the story of you.

GEG-featured-image“People think they shape the stories, but the reverse is often closer to the truth.” – writer Alan Moore

Sometimes I want to be God. But it’s probably not why you think. I wish I could say it was for a noble cause: eradicating world hunger, bringing peace to all peoples, making sure every town had a curbside recycling program. But my reasons aren’t that virtuous. I just want to know people. I want to know their stories. I want to follow their life-long journeys.

I’m in Austin, TX, for some time alone to think and write. I ponder the almost century-old apartment in which I’m staying and all the different spirits who have made their way throughout this tiny place. Servants who were likely employed by the people who built the main house. College students attending the nearby University of Texas campus. All the people who’ve lived here over a hundred-year span. All their stories.

I peer through the darkness into the lit windows of a house two yards over. A young woman stands at a sink and a young man fiddles with a small box, both doing mundane life things like washing dishes and opening a store purchase. A few more twenty-something-looking-folks enter the room; one laughs and makes a dramatic gesture to another. I watch their everyday movements – it’s nothing exciting, really – and I wonder what their stories are. Which two people came together and created that man opening the box? Where was he born? Who cared for him as a child? Where did he go to school? Did he enjoy learning? Does he still? Was he kind to his classmates? Was he bullied? Was his first crush on a girl or a boy? Has he ever been in love? Where does he work? Does he like his job? Does he love humanity? Does he believe in God? I think about all those thousands of moments that are His Life…those smallest of interactions or most lingering of thoughts that have turned his heart down a new road, to or away from Love.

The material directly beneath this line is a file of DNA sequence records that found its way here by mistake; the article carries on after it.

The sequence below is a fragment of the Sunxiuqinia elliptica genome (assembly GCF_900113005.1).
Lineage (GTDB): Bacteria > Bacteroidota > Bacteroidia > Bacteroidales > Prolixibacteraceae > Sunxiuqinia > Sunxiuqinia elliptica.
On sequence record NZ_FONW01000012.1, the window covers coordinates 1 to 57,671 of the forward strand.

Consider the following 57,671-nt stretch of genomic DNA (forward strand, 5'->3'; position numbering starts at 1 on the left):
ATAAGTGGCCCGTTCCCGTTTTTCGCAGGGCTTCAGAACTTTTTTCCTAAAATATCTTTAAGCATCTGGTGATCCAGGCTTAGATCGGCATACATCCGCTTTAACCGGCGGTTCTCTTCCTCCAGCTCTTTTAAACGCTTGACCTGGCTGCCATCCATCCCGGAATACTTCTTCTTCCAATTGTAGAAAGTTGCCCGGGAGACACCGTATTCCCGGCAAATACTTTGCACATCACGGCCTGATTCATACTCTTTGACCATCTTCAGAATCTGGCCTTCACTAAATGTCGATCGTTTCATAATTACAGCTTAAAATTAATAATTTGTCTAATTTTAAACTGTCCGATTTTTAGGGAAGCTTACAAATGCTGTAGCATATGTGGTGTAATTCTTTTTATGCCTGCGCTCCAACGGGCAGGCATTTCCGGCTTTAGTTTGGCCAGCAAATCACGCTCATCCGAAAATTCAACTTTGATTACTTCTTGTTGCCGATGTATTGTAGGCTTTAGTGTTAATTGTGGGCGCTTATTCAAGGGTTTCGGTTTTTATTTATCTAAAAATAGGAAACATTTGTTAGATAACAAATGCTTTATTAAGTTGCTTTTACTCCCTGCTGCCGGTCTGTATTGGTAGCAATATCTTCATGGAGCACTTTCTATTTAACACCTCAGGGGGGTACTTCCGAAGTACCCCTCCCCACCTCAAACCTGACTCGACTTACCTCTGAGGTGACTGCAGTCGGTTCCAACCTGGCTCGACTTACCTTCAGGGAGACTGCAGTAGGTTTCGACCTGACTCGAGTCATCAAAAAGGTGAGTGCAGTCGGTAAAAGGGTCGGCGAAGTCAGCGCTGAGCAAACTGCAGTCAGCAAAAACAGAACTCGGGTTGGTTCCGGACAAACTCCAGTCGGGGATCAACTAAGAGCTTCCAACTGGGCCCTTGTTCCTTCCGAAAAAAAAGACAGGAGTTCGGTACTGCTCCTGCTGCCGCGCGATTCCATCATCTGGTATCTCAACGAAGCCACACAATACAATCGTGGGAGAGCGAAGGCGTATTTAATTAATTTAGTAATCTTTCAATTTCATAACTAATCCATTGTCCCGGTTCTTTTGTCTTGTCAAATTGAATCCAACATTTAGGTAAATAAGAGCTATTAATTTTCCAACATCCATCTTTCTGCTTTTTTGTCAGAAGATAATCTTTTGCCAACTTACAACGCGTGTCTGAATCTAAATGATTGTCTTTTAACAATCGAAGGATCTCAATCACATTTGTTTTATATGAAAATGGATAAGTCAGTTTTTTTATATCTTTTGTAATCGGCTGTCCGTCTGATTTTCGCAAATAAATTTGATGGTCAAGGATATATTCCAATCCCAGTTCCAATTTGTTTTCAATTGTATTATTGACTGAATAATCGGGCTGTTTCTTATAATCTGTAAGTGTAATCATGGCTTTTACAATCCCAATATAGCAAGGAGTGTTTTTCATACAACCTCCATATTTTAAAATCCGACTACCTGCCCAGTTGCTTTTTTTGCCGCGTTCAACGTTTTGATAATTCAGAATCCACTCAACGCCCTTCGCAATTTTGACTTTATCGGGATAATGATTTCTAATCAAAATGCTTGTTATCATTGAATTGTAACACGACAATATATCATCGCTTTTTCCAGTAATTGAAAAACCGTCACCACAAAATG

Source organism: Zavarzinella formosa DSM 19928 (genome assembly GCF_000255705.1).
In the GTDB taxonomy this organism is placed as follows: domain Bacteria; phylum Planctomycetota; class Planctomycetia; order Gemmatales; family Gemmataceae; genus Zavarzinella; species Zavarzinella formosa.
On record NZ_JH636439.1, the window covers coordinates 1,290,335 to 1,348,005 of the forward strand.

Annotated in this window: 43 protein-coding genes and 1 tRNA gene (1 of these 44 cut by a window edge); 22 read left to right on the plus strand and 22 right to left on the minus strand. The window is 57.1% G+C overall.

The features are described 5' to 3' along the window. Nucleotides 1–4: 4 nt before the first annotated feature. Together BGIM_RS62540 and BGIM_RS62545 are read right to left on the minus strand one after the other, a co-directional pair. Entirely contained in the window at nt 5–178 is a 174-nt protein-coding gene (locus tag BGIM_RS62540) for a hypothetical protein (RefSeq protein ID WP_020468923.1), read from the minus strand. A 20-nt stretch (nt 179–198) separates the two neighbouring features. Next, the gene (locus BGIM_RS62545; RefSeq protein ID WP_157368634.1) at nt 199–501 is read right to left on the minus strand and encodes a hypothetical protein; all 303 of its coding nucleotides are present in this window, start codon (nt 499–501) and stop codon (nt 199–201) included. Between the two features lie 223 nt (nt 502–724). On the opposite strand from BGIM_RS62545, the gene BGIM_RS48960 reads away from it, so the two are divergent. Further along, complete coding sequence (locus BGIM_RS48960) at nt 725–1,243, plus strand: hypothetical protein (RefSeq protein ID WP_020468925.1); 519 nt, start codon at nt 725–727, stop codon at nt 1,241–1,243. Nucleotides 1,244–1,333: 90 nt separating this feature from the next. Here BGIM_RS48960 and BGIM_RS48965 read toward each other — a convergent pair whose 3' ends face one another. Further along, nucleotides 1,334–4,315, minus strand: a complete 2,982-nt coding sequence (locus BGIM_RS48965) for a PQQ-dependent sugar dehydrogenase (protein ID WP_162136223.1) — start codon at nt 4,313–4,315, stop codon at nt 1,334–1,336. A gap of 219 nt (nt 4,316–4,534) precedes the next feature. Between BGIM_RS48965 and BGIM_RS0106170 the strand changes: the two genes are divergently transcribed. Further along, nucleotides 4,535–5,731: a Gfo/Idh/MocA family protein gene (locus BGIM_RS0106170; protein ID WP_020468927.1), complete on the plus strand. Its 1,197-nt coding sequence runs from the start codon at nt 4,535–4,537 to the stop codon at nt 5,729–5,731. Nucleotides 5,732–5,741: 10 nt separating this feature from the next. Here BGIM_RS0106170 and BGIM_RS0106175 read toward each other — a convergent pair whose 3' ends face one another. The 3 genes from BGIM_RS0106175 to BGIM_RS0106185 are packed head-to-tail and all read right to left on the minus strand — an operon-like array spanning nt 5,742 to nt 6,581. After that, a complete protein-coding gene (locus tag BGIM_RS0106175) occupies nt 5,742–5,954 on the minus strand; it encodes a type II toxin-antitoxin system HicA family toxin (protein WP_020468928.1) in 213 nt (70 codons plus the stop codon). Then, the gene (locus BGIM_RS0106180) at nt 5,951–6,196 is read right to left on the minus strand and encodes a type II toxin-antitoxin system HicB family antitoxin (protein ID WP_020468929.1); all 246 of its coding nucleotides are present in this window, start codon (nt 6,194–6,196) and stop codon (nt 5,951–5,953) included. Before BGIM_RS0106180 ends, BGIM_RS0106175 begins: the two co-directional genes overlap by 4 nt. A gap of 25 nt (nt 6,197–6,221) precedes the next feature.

An endless amount of questions and answers contribute to his story. And of course there are a billion more people with a billion more stories, every one of them different. It’s mind-boggling. And I want to know them. All. THAT’S why I want to be God. I’m immensely intrigued by the omniscient factor. I want to know all those beautiful, heart-breaking, fascinating stories. As much as people can drive me nuts (admit it, they drive you nuts too), I’m captivated by them. I’m intrigued by what drives them to behave the way they do. I love watching people interact with their kids, even moreso with their parents. I love when friends share childhood anecdotes or open up about their quirky habits. Those interactions, anecdotes and quirks help me understand why someone is the way they are. And that understanding usually translates to more compassion and grace on MY part. Compassion and grace…very good things…agreed?

But we humans often seem to regard the details of our life stories as worth little, maybe because our faces aren’t plastered on magazine covers, we haven’t led an army into battle, we haven’t made the climb from poverty to politico, or because our stories haven’t been published in the form of best-selling books. Bullpoo. Yes, the drama of a rags-to-riches tale makes for an inspiring read. But most of life is just going through the motions: work to eat, eat to work, round and round. Intertwined with all that working and eating, though, are conversations and thoughts  and glances and moments that are sculpting Your Story.

Most everyone I know seems ashamed to get into the minutiae of their life journeys. Too boring, they say…or too ugly. Usually one or the other. But what you think is boring or ugly tells me something about who you are. Your story is the ONLY ONE OF ITS KIND. Ever. In the history of all humanity. I find that jaw-dropping amazing. How you’ve come to be…Your Story…is owned ONLY by you. And that story is what’s made you who you are right now.

I wanna hear every one of those stories. But of course, I can’t. It’s humanly impossible. Because I’m actually NOT God ( in case you happen to be reading this while coming out of anesthesia). But there are others who want to hear your story too. I know. I’ve met them. Some of them are YOU. Find one of those people. Find a trustworthy someone who will hold your precious story gently. And tell them. Tell them over lunch or on a road trip. Write an email or an old-fashioned letter. At the very least, jot it down in a private journal; your children, grandchildren, nieces and nephews will want to know someday. Just tell your story. Someone needs to know. Someone wants to know how you came to be YOU. Tell your trustworthy-someone all those seemingly boring or ugly details. Tell them how life is breaking you, how it’s remaking you. Watch their face light up like a window in a house two yards over when you share the one-and-only-story of you.

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